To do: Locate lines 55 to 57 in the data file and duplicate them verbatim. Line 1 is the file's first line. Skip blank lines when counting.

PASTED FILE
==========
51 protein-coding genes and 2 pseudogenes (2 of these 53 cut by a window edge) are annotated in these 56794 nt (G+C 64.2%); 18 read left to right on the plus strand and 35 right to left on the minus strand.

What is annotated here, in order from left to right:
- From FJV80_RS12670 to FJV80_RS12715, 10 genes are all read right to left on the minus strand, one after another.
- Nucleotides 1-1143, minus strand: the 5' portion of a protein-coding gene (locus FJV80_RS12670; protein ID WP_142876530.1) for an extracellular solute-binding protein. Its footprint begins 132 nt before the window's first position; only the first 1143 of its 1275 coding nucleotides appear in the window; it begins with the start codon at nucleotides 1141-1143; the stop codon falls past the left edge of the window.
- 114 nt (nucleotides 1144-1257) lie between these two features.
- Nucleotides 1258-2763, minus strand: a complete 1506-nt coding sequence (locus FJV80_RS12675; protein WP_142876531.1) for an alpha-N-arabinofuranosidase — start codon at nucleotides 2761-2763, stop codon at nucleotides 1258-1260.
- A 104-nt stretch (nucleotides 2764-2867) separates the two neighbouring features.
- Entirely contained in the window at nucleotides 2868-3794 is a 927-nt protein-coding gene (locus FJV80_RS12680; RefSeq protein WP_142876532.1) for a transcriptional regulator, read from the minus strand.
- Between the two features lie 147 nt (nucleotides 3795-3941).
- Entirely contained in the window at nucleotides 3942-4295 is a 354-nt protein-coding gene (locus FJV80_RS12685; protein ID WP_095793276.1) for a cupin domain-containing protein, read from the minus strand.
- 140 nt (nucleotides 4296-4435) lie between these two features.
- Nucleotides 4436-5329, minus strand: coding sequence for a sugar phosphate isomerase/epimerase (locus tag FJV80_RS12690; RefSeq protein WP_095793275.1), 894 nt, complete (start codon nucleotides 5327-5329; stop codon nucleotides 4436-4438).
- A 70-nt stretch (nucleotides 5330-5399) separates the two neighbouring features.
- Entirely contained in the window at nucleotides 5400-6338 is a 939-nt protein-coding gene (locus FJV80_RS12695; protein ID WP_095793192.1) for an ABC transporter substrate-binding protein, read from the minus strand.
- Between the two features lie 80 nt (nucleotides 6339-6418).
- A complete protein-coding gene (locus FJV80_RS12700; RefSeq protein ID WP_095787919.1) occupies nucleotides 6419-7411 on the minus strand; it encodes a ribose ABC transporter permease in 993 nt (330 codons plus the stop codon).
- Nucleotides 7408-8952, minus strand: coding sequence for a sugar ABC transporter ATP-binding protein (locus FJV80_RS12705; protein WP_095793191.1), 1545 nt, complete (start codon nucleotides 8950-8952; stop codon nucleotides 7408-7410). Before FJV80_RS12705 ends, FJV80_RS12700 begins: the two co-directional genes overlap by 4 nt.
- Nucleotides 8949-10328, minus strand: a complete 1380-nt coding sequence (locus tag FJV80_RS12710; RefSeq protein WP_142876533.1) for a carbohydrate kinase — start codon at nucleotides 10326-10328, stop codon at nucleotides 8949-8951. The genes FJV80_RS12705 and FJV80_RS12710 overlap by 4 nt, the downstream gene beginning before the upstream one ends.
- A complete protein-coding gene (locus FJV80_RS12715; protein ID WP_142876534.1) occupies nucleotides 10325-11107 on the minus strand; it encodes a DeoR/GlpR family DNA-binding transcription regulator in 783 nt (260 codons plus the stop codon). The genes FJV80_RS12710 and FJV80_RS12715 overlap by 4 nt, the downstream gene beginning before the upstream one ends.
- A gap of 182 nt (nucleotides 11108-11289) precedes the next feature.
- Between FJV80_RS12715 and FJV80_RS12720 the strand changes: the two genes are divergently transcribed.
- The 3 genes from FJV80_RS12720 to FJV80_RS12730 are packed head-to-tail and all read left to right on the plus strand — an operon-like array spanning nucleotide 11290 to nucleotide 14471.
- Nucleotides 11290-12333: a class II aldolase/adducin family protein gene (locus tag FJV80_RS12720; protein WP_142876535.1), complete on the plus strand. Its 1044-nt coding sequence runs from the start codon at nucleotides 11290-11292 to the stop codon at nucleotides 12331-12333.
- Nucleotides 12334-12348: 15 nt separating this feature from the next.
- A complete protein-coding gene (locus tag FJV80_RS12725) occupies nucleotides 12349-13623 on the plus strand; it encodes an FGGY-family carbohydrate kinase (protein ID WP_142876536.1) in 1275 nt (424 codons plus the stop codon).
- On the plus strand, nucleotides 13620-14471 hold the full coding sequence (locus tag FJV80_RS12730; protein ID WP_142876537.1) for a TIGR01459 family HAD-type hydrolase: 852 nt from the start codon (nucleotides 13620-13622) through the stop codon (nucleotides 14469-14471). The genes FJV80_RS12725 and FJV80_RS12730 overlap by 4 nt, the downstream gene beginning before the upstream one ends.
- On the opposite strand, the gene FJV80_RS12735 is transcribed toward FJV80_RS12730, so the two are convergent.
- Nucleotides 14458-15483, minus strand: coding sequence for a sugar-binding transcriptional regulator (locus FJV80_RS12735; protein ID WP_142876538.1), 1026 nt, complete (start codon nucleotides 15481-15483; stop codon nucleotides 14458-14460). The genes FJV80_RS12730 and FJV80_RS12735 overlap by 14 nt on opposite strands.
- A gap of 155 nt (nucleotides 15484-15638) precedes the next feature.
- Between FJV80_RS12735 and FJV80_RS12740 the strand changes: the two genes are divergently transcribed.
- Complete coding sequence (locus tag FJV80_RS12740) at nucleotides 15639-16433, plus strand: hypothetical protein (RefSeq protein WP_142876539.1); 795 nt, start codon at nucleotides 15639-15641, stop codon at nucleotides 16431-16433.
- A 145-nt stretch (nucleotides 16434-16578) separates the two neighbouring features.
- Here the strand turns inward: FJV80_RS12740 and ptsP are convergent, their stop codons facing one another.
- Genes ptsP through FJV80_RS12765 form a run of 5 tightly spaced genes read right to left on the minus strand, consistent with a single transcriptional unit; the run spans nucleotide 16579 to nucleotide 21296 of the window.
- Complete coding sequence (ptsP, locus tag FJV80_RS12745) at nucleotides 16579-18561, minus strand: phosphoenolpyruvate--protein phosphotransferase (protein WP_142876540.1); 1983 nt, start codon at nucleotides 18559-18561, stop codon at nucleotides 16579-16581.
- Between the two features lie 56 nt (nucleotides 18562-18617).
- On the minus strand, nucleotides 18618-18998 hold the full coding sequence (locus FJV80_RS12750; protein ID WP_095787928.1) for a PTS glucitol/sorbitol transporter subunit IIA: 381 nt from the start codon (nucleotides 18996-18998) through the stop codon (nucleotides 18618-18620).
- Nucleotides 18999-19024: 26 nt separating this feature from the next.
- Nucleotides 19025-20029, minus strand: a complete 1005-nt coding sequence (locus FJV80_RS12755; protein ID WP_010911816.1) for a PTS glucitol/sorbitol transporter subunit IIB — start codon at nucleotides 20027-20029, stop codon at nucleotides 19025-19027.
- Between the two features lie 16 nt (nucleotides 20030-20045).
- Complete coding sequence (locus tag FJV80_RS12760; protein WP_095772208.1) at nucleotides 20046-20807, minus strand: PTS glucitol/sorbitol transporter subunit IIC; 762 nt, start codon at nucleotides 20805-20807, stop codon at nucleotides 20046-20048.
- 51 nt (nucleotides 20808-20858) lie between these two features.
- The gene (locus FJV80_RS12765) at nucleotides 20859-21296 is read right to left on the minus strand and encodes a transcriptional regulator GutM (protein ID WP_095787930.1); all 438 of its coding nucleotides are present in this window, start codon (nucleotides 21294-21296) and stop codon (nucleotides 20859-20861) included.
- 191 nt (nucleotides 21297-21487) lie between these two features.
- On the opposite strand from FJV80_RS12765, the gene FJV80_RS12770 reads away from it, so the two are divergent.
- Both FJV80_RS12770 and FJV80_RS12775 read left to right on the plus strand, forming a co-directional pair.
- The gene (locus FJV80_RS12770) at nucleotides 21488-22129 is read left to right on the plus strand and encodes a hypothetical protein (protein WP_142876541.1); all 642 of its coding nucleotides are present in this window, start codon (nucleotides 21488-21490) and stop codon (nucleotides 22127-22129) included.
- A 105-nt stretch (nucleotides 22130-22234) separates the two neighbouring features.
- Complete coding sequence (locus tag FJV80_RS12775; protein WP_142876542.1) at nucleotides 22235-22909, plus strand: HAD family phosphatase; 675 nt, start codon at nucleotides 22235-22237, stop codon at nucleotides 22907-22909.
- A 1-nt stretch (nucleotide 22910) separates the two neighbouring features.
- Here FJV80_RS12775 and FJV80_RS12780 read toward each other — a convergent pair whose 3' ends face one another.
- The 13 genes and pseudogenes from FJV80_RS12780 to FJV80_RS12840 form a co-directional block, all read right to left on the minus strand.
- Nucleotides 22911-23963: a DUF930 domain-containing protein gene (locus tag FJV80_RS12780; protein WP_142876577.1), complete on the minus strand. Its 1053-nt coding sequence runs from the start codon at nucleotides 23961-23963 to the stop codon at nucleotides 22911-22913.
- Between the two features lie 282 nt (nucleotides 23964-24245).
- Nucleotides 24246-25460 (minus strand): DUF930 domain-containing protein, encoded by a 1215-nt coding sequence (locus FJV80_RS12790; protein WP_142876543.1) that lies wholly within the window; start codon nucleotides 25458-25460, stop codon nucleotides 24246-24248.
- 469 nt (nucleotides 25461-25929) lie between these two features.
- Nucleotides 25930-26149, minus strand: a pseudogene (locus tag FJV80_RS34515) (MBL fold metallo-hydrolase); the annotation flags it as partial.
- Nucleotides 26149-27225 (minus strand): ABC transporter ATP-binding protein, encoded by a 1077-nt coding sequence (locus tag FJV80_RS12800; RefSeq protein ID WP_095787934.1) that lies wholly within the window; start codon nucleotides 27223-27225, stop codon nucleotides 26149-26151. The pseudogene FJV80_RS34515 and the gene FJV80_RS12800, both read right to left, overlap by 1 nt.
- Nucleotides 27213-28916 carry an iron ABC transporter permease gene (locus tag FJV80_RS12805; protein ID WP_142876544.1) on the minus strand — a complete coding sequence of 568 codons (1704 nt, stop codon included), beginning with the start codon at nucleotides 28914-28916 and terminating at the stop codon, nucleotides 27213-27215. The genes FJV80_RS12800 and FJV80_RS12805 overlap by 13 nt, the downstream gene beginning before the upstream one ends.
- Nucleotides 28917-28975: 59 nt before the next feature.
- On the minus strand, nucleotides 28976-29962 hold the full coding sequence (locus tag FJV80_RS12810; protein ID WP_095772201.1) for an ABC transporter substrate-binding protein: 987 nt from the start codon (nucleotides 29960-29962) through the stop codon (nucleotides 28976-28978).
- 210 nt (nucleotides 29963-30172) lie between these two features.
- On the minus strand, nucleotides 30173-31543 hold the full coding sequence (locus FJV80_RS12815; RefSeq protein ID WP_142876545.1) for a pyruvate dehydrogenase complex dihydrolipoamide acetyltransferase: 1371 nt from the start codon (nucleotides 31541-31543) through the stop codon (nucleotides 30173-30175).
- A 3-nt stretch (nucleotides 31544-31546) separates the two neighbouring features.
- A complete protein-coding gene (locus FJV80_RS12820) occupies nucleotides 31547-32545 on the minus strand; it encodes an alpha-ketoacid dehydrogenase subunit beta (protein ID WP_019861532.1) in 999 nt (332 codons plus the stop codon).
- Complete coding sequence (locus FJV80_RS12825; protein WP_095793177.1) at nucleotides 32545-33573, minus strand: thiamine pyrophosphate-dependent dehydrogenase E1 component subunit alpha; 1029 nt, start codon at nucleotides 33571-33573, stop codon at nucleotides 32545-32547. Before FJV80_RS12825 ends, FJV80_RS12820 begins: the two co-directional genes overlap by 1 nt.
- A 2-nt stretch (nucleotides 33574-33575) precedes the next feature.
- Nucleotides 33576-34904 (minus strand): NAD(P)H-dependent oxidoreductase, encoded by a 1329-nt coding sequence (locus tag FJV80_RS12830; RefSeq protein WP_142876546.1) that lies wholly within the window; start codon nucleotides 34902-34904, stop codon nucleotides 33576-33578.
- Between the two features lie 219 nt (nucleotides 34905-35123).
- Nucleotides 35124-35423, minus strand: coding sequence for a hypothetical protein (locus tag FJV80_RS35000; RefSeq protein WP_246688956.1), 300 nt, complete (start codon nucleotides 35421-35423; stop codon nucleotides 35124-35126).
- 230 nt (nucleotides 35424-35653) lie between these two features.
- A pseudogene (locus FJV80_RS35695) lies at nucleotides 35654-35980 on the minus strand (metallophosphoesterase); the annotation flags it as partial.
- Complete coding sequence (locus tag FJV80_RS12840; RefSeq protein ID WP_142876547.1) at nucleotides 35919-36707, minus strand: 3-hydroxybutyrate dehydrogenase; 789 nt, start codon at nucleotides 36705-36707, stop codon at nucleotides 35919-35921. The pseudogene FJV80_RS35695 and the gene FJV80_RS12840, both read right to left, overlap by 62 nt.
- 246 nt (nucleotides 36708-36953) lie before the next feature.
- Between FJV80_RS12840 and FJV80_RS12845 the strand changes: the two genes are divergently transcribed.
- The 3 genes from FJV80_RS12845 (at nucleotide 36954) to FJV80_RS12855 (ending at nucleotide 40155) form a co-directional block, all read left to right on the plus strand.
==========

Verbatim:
- Nucleotides 24246-25460 (minus strand): DUF930 domain-containing protein, encoded by a 1215-nt coding sequence (locus FJV80_RS12790; protein WP_142876543.1) that lies wholly within the window; start codon nucleotides 25458-25460, stop codon nucleotides 24246-24248.
- 469 nt (nucleotides 25461-25929) lie between these two features.
- Nucleotides 25930-26149, minus strand: a pseudogene (locus tag FJV80_RS34515) (MBL fold metallo-hydrolase); the annotation flags it as partial.